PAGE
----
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current work Fly Girl Sculpture

FLY GIRL: the Divine Feminine Takes to the Air

I realized early on in my sculpting practice that I am happiest creating pieces that speak to the Divine Feminine. Among the powerful women figures who have inspired me are the gutsy Fly Girls of the early 20th century.

Air Racing, Barnstorming, Stunt Flying

Early Fly Girls took to the skies and paved the way for all women who dreamed of following unconventional paths.

Women have been involved in aviation for longer than most people realize. In 1788, Jeanne Labrosse was the first woman to fly solo in a hot air balloon over Paris. She was also the first woman to use a parachute. In 1906, Emma Lilian Todd designed her own aircraft. In 1910, Raymonde de Laroche was the first woman to earn a pilot license. So many other “Fly Girls” pushed their way out of the confining roles of the late 19th and early 20th centuries.

The Odds Are Stacked Against You

It’s not like flying was safe for men or women. Wings collapsed, and parts flew off, firewalls were made of wood–it didn’t take much for engine fires to turn deadly. Massive system failures occurred routinely, and, by the way, parachutes were not readily available.
On top of all that, flying was expensive, and most women didn’t have the money for such frivolity.

Besides, the roles set out for women were rigid and constrained by social norms. Flying was, in no uncertain terms, not ladylike.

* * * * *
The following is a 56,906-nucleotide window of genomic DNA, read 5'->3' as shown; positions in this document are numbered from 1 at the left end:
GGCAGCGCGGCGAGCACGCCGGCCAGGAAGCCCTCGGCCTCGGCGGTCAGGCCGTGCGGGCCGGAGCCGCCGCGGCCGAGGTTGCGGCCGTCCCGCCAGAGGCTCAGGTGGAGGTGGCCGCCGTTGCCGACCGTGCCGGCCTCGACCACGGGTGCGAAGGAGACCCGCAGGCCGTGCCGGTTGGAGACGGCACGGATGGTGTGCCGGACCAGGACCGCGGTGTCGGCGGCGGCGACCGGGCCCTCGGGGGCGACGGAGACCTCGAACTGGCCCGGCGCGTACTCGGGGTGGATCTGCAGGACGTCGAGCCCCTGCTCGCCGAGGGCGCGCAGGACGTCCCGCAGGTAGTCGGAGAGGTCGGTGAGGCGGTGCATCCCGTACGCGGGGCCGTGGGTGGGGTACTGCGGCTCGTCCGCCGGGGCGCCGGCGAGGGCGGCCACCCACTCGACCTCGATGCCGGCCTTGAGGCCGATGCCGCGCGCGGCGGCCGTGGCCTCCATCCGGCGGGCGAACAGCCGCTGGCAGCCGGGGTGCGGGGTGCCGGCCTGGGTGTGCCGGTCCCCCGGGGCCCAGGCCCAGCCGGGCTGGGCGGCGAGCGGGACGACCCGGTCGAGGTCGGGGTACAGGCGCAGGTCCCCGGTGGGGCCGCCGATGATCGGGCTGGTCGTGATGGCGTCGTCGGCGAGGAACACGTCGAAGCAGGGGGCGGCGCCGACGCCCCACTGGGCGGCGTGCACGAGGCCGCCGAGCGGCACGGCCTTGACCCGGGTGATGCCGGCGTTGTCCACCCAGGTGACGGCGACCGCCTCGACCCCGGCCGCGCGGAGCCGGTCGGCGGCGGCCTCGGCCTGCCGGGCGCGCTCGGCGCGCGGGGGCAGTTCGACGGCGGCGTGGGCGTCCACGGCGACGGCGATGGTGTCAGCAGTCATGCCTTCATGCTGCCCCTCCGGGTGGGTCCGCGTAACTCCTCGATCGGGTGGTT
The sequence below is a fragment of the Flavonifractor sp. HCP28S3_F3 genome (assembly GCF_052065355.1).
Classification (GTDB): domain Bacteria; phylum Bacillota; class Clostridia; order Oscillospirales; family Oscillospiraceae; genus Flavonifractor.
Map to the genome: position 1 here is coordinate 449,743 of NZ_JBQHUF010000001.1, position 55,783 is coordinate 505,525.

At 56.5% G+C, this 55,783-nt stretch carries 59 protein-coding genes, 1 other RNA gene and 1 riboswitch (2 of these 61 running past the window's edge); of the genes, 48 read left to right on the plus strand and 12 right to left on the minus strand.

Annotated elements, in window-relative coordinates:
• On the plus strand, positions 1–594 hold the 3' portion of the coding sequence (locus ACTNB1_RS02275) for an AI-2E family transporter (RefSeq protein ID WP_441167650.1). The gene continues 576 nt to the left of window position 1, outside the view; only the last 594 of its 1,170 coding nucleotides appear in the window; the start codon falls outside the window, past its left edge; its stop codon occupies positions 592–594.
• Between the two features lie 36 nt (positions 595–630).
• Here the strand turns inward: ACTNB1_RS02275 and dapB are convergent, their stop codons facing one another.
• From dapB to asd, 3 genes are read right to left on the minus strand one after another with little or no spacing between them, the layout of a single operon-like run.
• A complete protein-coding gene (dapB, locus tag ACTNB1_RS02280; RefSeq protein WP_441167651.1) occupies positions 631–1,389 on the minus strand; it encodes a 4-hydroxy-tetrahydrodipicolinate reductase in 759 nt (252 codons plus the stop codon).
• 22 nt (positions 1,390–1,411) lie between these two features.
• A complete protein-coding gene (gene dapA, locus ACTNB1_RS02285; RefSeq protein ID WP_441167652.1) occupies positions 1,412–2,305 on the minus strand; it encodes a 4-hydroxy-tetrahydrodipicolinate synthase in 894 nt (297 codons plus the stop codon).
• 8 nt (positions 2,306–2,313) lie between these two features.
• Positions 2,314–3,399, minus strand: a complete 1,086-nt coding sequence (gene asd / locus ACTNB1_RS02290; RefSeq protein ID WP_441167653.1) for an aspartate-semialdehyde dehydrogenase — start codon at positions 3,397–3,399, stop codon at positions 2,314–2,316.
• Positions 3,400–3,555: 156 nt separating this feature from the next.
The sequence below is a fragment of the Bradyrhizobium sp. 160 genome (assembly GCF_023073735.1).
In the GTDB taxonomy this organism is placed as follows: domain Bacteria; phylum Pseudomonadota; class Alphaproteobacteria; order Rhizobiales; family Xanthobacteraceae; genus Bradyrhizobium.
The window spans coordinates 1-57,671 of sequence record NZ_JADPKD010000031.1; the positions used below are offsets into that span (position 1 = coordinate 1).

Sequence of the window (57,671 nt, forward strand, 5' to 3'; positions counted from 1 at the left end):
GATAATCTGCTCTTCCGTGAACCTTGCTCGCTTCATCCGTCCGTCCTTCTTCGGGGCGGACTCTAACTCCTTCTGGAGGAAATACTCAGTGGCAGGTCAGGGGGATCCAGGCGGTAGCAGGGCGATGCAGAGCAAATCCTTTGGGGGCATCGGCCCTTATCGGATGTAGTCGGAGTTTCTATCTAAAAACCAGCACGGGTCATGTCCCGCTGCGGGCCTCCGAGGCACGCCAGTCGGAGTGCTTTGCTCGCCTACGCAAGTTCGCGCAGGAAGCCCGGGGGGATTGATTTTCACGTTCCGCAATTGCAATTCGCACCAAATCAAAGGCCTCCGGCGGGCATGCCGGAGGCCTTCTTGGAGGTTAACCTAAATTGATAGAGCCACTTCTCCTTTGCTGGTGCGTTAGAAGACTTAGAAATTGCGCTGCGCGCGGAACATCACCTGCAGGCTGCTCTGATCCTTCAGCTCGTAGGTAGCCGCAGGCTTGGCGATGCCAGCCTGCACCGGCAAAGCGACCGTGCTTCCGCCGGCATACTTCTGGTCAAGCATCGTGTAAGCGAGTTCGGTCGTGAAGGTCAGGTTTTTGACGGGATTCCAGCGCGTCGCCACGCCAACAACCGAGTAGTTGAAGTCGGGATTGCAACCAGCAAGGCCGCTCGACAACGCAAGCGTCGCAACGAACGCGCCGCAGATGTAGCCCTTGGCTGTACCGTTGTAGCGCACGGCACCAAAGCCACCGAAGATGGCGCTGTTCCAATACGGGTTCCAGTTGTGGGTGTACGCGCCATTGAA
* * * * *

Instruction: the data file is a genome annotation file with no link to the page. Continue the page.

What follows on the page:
Aviatrices Lead the Way

And yet, once bitten by the flying bug, these female iconoclasts did whatever it took to scrape together the money to afford flying lessons and airtime, convention be damned.

Back then, they were called “Aviatrices.” Brave pioneers like Raymonde la Laroche, Harriet Quimby, Amelia Earhart, Jacqueline Cochran, and Bessie Coleman paved the way for other women to follow in their footsteps.

So, what was it that drove these pioneers to pursue such dangerous endeavors? Was it adventure, the challenge, or perhaps the thrill? Or, was it the feeling of unbridled freedom that comes from soaring in open space? My guess is that it was all of the above and more.

An Homage to Fly Girls Everywhere

I created Fly Girl as a tribute to early women’s aviation because I was fascinated by the stories and by what these women accomplished in the face of monumental obstacles. They were brave and courageous and possessed the drive to achieve their dreams.

I love telling these stories of the Divine Feminine through the medium of clay because their stories motivated me to achieve my own goals.

Would I have been a Fly Girl? I like to think so. Either way, I must admit, sculpting Fly Girl dressed in men’s jodhpurs as was the norm back then, gave me a huge thrill!

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